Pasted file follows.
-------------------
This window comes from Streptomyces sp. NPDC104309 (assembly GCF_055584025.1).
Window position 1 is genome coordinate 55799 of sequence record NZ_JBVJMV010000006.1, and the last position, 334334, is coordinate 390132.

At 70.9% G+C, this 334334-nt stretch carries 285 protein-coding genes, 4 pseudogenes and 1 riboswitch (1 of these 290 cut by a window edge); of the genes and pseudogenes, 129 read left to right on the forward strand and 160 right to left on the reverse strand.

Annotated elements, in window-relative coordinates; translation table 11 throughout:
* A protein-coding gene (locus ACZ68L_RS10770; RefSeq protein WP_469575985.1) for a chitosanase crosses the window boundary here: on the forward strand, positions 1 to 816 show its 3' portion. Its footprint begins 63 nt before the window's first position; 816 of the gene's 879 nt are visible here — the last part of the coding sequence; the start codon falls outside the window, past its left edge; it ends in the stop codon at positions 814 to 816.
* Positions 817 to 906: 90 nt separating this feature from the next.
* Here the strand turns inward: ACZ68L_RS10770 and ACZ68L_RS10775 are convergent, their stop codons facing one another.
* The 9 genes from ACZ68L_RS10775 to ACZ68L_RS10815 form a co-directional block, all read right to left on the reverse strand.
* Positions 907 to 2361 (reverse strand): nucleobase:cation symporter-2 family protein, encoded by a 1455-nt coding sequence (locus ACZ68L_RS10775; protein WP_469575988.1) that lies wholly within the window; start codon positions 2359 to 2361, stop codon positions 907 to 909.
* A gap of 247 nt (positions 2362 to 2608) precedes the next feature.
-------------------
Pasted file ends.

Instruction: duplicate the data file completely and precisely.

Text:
This window comes from Streptomyces sp. NPDC104309 (assembly GCF_055584025.1).
Window position 1 is genome coordinate 55799 of sequence record NZ_JBVJMV010000006.1, and the last position, 334334, is coordinate 390132.

At 70.9% G+C, this 334334-nt stretch carries 285 protein-coding genes, 4 pseudogenes and 1 riboswitch (1 of these 290 cut by a window edge); of the genes and pseudogenes, 129 read left to right on the forward strand and 160 right to left on the reverse strand.

Annotated elements, in window-relative coordinates; translation table 11 throughout:
* A protein-coding gene (locus ACZ68L_RS10770; RefSeq protein WP_469575985.1) for a chitosanase crosses the window boundary here: on the forward strand, positions 1 to 816 show its 3' portion. Its footprint begins 63 nt before the window's first position; 816 of the gene's 879 nt are visible here — the last part of the coding sequence; the start codon falls outside the window, past its left edge; it ends in the stop codon at positions 814 to 816.
* Positions 817 to 906: 90 nt separating this feature from the next.
* Here the strand turns inward: ACZ68L_RS10770 and ACZ68L_RS10775 are convergent, their stop codons facing one another.
* The 9 genes from ACZ68L_RS10775 to ACZ68L_RS10815 form a co-directional block, all read right to left on the reverse strand.
* Positions 907 to 2361 (reverse strand): nucleobase:cation symporter-2 family protein, encoded by a 1455-nt coding sequence (locus ACZ68L_RS10775; protein WP_469575988.1) that lies wholly within the window; start codon positions 2359 to 2361, stop codon positions 907 to 909.
* A gap of 247 nt (positions 2362 to 2608) precedes the next feature.